Full Hashimoto remission with nutrition and what belongs to the Hashimoto diet
Today, I would like to talk about Hashimoto’s remission with nutrition. Healing is a problematic term in autoimmune diseases.
One cannot cure chronic problems in the same manner as a viral disease; you take an antiviral medication and the viruses completely disappear – done!
Autoimmune diseases are chronic, long-lasting and have many different causes. The goal is remission, that is, a complete resolution of the symptoms.
Healing in the sense that the affected organ or tissue regenerates completely is rarely possible (at least for now).
The thyroid gland can also regenerate and regrow in part. However, scientists only reported a 100% restoration of the original thyroid gland in extremely rare cases.
What Hashimoto diet?
The basis for the Hashimoto diet is as follows: A diet very rich in nutrients and deficient in irritants and toxins. One should also take into account individual nutrients that Hashimoto must pay special attention to.
The Paleo diet (or Stone Age diet) is the most suitable nutrition form.
Find out exactly what the paleo diet is and how it can make a valuable contribution in connection with autoimmune diseases.
The metabolism works a little differently if you suffer from Hashimoto. The body suddenly has different needs and you have to pay attention to certain things.
Based on the Paleo diet, scientific studies and experience have shown that the following foods actively address the causes of Hashimoto and can make a decisive contribution:
Hashimoto diet – Foods to eat plenty from:
1- Unprocessed and natural foods, if possible in organic quality
2- Vegetables (the more colorful or greener the better)
3- Fish, twice a week (you can find out more about iodine and Hashimoto in the article linked below)
4- Fatty, animal products (meat and pasture butter), if possible in organic quality
5- Herbs and spices
6- Bone broth
7- Kombucha (fermented tea)
8- Lemon juice
9- Mushrooms and medicinal mushrooms (Reishi, lion’s mane extract)
10- Lactic acid fermented vegetables such as sauerkraut, kimchi, pickles
11- Linseed oil and olive oil (extra virgin)
12- Coconut oil (extra virgin)
13- Onion, leek, garlic
These foods look a little mixed together. At second glance, however, there is an incredibly nutritious range.
At the end of the article, there is a good book with numerous delicious and creative recipe ideas for autoimmune diseases. The foods mentioned here play a central role in this.
But it’s not just about increasing the incorporation of beneficial foods, it’s also about avoiding foods that are not conducive to the circumstances:
Hashimoto Diet – Foods to avoid:
1- Fast food, deep-fried, trans fats
2- processed foods
3- Isolated carbohydrates (bread & baked goods, white rice, sugar, starch, pasta)
4- Lemonades and sugary drinks
5- Industrial edible oils (sunflower oil, rapeseed oil, nut oils, soybean oil, safflower oil)
6- Algae products
7- Food that has/can have an allergic reaction
8- Fish contaminated with heavy metals: tuna, swordfish, mackerel
9- Soy (since goitrogens, isoflavones and anti-nutrients contain too much)
Avoiding these products (with the exception of algae) should be part of any healthy diet anyway. At Hashimoto, however, this is particularly important.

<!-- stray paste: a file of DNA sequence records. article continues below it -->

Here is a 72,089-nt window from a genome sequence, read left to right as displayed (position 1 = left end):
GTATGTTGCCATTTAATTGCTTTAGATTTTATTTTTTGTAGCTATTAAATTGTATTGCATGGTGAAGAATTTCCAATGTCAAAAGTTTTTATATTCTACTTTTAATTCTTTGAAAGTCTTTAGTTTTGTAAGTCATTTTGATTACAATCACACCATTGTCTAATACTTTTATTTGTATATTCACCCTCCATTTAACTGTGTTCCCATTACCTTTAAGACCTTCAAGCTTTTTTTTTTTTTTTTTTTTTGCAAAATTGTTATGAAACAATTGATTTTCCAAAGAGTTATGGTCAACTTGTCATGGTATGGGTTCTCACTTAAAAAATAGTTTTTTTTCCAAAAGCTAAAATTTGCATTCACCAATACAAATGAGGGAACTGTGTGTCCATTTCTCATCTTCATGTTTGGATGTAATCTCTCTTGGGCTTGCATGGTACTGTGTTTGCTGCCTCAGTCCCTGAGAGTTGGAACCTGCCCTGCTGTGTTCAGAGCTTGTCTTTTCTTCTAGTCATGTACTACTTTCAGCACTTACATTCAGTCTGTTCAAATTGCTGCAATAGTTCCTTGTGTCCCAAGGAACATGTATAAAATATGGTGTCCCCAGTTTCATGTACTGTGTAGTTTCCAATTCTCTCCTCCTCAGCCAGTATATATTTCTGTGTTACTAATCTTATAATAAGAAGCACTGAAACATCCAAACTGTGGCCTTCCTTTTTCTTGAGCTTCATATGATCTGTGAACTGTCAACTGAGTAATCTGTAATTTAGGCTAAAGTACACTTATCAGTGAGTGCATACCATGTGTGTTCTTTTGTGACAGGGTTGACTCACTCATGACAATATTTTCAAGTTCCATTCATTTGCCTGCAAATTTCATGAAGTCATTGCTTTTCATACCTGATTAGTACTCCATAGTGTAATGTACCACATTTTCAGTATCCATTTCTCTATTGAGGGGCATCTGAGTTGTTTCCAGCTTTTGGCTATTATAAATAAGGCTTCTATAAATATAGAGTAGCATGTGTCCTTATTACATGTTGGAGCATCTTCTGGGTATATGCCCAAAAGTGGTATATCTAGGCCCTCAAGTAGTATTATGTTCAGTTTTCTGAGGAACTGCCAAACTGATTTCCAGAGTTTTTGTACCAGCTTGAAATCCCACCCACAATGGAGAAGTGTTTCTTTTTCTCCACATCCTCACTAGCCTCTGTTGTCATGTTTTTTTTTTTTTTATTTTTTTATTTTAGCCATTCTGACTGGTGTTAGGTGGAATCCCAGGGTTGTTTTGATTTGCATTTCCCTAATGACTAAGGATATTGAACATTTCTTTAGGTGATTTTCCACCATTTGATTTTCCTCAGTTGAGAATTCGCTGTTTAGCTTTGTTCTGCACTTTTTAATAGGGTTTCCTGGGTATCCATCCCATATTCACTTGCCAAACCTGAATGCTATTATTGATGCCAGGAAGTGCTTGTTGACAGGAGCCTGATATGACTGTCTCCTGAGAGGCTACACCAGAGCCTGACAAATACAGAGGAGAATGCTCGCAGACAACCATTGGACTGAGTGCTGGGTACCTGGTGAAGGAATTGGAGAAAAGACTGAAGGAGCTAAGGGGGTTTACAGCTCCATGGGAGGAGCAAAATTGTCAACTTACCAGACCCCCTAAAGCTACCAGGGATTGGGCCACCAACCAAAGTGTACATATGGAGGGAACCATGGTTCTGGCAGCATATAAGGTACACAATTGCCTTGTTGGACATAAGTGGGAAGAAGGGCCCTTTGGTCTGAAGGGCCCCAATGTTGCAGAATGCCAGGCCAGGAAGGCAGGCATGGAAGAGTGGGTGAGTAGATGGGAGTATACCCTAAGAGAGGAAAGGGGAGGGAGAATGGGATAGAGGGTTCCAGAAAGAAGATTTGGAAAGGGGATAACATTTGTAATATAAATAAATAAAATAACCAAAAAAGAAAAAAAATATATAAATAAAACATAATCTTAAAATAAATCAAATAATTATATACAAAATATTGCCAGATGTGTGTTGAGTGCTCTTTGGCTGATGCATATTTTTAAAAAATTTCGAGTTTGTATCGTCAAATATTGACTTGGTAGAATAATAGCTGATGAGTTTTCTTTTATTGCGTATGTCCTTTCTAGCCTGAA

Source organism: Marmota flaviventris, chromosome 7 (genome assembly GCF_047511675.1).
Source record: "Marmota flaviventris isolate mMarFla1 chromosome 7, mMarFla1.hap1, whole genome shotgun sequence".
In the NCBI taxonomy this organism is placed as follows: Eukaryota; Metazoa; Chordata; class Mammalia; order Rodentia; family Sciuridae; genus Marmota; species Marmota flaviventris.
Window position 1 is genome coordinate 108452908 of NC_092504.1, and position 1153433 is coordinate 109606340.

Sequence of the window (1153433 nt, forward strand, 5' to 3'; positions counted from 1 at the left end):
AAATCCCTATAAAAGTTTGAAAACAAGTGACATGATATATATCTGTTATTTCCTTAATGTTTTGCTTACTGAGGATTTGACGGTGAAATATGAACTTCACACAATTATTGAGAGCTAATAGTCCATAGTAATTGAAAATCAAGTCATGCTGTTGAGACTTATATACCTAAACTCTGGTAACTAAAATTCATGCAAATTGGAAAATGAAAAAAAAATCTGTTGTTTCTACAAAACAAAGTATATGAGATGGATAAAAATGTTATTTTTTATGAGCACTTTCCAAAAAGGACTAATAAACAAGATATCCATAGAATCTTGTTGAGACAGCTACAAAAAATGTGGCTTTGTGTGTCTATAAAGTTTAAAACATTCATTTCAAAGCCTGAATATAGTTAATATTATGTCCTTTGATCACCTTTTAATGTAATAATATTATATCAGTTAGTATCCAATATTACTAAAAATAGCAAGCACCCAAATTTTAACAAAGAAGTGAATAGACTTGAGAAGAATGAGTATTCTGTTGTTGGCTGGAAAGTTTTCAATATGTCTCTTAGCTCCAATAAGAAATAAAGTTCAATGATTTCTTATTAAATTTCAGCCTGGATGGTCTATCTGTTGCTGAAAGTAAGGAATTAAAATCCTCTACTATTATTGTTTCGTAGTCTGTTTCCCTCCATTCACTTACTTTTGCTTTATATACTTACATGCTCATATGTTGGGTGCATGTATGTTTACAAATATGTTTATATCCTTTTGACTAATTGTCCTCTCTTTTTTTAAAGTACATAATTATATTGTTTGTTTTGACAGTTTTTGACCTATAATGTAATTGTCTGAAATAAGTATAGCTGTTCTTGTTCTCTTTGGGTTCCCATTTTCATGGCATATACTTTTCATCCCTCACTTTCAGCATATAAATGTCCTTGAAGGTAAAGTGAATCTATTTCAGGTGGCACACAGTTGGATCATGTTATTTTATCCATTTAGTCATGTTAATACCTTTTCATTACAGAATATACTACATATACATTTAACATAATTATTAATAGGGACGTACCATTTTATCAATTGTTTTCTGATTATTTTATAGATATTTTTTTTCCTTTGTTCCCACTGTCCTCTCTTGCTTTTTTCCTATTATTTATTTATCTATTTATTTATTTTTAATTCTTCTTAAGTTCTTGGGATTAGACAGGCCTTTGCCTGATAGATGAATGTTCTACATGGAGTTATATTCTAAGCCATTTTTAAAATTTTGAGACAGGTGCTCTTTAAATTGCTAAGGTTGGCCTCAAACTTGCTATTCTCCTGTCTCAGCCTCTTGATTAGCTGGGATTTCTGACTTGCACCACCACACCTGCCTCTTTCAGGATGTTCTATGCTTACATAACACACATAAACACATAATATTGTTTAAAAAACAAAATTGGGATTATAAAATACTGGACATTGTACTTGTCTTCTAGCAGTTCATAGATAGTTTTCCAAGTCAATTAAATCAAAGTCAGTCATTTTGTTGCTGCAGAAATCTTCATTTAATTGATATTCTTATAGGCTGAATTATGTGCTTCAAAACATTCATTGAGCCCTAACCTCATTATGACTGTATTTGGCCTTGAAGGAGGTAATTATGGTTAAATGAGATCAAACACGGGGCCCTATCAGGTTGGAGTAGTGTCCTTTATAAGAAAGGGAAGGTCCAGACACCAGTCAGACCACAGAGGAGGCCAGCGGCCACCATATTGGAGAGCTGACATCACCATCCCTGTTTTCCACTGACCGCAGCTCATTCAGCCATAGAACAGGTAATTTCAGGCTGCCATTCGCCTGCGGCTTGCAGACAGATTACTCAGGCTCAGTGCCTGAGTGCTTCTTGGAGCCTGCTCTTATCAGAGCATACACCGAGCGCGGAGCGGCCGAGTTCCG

An autoimmune disease is an additional burden on the body. You should avoid unhealthy foods to help the body regenerate.
I don’t want to lecture anyone here – I want to raise awareness and show ways of how a natural Hashimoto treatment is possible.
Talk to a naturopath
How healthy nutrition and nutrient therapy support conventional medicine therapy. And, how in the end the way to remission is possible.
Just as important as the healthy Hashimoto diet is an additional supplement with nutrients that have proven themselves and support the thyroid in regeneration.
With an existing Hashimoto disorder, it is not advisable to simply start taking nutritional supplements.
The best approach is to consult a doctor or naturopath who is knowledgeable in nutritional therapy in conjunction with Hashimoto.
Ideally, your practitioner carries out a so-called nutrient screening (nutrient deficiency test).
If you suffer from Hashimoto disease and decide to take nutrients without consulting with a treating therapist, it is safest to add only one specific nutrient at a time and in low doses.
So, you can notice immediately whether a positive or negative effect occurs and in what dosage. If you tolerate the nutrient well, you can slowly increase the amount.
The following nutrients have proven useful with Hashimoto, as many Hashimoto patients suffer from a deficiency here. Each nutrient is provided with the average daily requirement of the body:
Vitamin D: 125 µg (5000 I.U.)
Selenium: 200 µg
Iodine: from 200 µg16 (see Salt does not equal salt – Get informed and stop poisoning yourself!)
Vitamin C: 100-1000 mg
Vitamin E: 400 I.U.
Iron: 10-20 mg
Omega-3 fatty acids: 2-3 g
Zinc: 20-30 mg
N-acetyl cysteine: 1-2 g
You can obtain most of the essential nutrients through a healthy diet, as described in the article on Hashimoto’s causes.
However, the additional supplementation has proven itself and (with the exception of iodine) is risk-free and extremely efficient.
There is a separate article on iodine (see Iodine and Hashimoto), as it needs special attention!
Taking the other nutrients has already helped many people affected.
And, as I said, slowly approach the nutrients, so that you can notice what helps and what doesn’t.